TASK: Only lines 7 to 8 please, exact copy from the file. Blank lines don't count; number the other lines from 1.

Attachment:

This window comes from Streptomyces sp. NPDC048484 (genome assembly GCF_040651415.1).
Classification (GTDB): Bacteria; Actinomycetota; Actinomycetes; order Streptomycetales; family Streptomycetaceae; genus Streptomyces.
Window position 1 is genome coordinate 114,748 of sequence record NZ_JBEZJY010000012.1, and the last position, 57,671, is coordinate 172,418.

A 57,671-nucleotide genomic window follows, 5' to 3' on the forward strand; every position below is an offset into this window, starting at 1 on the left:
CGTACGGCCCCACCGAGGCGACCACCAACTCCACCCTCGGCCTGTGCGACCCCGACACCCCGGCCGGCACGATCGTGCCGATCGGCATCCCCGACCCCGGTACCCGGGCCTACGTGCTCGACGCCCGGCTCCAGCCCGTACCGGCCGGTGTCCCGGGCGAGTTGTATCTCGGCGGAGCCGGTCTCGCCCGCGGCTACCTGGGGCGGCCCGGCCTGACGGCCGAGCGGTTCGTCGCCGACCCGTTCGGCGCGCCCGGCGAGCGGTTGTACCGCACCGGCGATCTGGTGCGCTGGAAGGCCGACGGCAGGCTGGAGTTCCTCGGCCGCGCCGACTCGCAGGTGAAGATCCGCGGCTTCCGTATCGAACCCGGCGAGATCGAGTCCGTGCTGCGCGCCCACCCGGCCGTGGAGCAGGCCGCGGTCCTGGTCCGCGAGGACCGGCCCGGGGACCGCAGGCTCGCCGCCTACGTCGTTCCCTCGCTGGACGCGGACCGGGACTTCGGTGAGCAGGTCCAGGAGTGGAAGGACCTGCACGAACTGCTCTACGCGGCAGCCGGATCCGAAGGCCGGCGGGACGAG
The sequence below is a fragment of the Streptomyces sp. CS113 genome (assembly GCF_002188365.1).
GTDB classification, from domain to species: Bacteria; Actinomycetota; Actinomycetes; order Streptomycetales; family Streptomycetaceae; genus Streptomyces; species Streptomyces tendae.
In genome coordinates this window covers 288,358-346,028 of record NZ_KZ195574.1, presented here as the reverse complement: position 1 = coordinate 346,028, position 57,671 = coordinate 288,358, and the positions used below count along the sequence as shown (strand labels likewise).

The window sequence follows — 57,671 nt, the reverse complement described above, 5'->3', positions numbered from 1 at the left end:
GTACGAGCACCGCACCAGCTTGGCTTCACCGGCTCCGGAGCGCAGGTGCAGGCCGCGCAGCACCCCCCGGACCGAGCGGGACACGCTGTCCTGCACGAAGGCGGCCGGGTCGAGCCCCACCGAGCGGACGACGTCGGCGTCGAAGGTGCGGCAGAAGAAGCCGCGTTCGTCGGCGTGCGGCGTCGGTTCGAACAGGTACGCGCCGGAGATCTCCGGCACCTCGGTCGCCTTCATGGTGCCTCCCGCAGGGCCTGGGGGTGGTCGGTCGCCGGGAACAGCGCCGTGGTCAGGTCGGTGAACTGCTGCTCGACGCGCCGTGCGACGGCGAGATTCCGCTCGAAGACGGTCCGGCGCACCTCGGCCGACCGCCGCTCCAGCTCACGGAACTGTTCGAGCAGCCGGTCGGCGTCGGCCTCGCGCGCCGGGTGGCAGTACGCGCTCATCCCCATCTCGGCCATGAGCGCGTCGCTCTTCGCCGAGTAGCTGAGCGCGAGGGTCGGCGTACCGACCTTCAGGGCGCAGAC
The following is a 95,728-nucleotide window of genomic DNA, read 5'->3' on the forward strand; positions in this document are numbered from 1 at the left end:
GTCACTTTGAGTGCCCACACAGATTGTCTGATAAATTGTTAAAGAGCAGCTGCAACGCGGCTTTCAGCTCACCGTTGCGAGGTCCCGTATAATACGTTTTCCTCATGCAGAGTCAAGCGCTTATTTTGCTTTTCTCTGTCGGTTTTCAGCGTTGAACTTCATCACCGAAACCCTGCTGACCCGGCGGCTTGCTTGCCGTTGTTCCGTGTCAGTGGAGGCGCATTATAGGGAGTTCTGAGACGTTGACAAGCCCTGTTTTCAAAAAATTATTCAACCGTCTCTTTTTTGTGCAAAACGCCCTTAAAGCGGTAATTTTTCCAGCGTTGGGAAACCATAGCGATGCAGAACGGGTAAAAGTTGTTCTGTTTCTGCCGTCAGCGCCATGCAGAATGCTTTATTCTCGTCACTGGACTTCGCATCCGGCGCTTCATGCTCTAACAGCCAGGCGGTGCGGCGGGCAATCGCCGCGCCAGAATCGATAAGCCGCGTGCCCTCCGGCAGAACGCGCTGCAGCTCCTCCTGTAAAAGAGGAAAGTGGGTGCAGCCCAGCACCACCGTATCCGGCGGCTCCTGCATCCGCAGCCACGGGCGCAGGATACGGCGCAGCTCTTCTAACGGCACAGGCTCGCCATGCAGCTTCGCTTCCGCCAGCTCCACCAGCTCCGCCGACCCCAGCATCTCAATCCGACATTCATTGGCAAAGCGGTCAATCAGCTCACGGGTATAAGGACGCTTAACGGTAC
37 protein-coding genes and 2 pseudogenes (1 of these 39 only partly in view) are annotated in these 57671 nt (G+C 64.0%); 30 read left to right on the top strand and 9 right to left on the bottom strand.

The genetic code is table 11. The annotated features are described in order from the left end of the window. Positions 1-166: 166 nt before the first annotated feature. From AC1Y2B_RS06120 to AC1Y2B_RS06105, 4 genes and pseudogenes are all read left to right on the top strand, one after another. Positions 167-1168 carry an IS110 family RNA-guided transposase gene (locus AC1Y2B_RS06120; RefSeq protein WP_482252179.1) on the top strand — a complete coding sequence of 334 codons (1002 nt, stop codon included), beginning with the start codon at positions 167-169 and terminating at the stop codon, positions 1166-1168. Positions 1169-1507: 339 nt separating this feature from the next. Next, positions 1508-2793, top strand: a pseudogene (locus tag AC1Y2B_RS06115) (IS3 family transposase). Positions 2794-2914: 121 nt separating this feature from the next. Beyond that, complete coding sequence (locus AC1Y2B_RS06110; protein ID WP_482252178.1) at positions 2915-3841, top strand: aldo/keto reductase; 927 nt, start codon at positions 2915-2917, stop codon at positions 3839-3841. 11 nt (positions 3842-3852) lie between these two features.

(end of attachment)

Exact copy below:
GTDB classification, from domain to species: Bacteria; Actinomycetota; Actinomycetes; order Streptomycetales; family Streptomycetaceae; genus Streptomyces; species Streptomyces tendae.
In genome coordinates this window covers 288,358-346,028 of record NZ_KZ195574.1, presented here as the reverse complement: position 1 = coordinate 346,028, position 57,671 = coordinate 288,358, and the positions used below count along the sequence as shown (strand labels likewise).